No doubt about it, LinkedIn is the place to be and be seen when you’re job hunting. My top 10 LinkedIn posts will help you communicate your brand and land faster.
Because it is so important, I frequently blog about LinkedIn.
Below you’ll find my most popular recent LinkedIn posts and/or the ones I feel are most important for executive job seekers.
My Top 10 LinkedIn Posts for Personal Branding and Executive Job Search
You’ve been using LinkedIn but nothing, or very little, is happening. Few people are viewing your profile. Few people, if any, are connecting with you or reaching out to you.
Executive recruiters and employers sourcing candidates aren’t contacting you with opportunities.
LinkedIn isn’t helping you accelerate your job search, like everyone told you it would.
Are you doing something wrong? Could be.
Here are 5 things you may be doing that will sabotage your chances of landing that great-fit new gig:
- Not targeting your search and profile content.
- Not reinforcing your executive brand and ROI to your target employers throughout your profile.
- Neglecting Personal SEO (Search Engine Optimization).
- Not including a profile photo.
- Not having a fully fleshed out profile.
Check out my post for the other 24 dangerous mistakes you may be making.
My “Essential Checklist” details 35+ things you need to do on LinkedIn for executive job search and overall career management (even if you’re not looking for a new job).
My post lists suggestions in these areas:
- Building Your LinkedIn Profile
- Building and Engaging Your LinkedIn Network
- Research and Market Intelligence
- Keeping Your Personal Brand Top-of-Mind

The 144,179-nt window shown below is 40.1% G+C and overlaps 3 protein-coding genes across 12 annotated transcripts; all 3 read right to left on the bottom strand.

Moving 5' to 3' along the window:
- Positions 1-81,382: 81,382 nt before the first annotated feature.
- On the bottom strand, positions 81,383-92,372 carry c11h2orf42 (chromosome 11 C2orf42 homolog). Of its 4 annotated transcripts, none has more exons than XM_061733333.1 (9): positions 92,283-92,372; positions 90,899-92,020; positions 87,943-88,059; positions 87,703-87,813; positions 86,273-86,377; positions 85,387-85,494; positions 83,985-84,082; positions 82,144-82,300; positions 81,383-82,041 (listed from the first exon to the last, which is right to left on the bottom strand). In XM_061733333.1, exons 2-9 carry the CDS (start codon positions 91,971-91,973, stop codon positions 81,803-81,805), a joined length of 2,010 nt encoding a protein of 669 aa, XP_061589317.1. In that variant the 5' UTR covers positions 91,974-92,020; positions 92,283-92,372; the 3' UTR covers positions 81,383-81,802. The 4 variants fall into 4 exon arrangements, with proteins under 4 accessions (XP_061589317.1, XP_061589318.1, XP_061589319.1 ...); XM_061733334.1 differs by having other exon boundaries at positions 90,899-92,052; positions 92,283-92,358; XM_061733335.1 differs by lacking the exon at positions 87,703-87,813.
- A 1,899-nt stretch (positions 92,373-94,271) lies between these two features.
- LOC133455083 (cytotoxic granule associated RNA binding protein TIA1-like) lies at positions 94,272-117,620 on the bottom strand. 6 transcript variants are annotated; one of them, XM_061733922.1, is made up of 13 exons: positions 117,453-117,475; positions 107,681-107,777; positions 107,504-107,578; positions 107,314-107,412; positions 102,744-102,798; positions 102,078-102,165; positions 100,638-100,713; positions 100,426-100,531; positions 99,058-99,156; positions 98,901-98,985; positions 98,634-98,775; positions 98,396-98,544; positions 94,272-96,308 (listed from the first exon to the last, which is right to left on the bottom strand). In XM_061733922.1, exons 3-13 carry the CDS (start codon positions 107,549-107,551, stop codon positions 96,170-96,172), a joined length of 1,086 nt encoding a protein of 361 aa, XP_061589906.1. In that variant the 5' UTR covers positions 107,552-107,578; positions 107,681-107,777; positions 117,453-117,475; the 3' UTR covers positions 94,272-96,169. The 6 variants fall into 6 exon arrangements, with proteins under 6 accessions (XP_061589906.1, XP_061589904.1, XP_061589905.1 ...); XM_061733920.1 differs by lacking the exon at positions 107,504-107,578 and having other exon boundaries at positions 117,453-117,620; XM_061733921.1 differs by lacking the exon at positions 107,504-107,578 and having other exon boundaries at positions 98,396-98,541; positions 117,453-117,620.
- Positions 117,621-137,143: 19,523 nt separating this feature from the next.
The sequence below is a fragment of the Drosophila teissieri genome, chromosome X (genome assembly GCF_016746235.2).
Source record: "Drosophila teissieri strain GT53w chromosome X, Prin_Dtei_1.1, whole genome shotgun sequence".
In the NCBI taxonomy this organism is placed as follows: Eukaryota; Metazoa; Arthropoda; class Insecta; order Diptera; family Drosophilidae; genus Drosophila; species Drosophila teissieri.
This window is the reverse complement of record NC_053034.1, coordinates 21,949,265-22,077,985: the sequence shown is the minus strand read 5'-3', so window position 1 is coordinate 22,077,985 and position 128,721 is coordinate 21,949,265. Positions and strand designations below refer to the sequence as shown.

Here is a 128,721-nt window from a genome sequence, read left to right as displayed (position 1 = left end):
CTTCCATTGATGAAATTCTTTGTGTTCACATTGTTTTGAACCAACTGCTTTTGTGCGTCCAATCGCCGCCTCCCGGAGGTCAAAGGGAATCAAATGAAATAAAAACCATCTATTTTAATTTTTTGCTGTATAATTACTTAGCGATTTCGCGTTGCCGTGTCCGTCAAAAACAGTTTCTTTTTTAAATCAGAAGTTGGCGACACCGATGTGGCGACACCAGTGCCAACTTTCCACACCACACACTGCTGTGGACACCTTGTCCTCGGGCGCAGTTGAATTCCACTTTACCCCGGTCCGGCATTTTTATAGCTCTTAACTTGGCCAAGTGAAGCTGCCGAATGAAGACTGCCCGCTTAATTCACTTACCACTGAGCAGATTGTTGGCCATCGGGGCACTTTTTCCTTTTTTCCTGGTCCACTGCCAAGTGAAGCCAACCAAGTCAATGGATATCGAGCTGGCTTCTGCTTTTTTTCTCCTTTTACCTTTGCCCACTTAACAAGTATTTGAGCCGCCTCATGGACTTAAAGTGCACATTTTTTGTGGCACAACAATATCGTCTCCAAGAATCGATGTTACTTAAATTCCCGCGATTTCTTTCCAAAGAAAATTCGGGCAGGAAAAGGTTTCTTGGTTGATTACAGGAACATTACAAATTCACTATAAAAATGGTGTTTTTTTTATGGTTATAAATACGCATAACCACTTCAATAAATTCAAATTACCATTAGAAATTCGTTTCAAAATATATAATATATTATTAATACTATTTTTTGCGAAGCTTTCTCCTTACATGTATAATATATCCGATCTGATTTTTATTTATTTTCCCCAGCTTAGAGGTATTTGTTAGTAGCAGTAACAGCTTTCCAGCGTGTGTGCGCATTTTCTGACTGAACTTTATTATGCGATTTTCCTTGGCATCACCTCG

- Keeping Your Job Hunt Undercover
Most of my c-suite and senior-level executive clients need to keep their job search under wraps. They’re still employed, but looking to move on for various reasons.
They can’t broadcast that they’re actively seeking opportunities . . . on LinkedIn . . . or anywhere online . . . or to too many people.
But, they’ll probably need to add to, or change, the content in their LinkedIn profile to position themselves as good-fit candidates for their target employers. And they’ll need to ramp up their activity on LinkedIn.
How can they do this, while keeping it all confidential?
My post includes 5 specific things you can do to minimize exposing the fact that you’re proactively job-hunting.
After reviewing maybe thousands of LinkedIn profiles of executive job seekers since I became a LinkedIn member 13 years ago, I’ve noticed that most have non-existent or severely anemic Summary sections.
Even though plenty of evidence is stacked against it, they’ve neglected this key profile area.
The About section is where you tell your personal brand story, differentiating the value you offer over your competitors. Storytelling allows you to make a more vibrant connection with people than the dry resume-speak too often used here.
Follow my advice in the post to generate chemistry for you as a candidate.
When I’m speaking with executive job seekers about the importance of using LinkedIn, one of their biggest concerns is finding the time.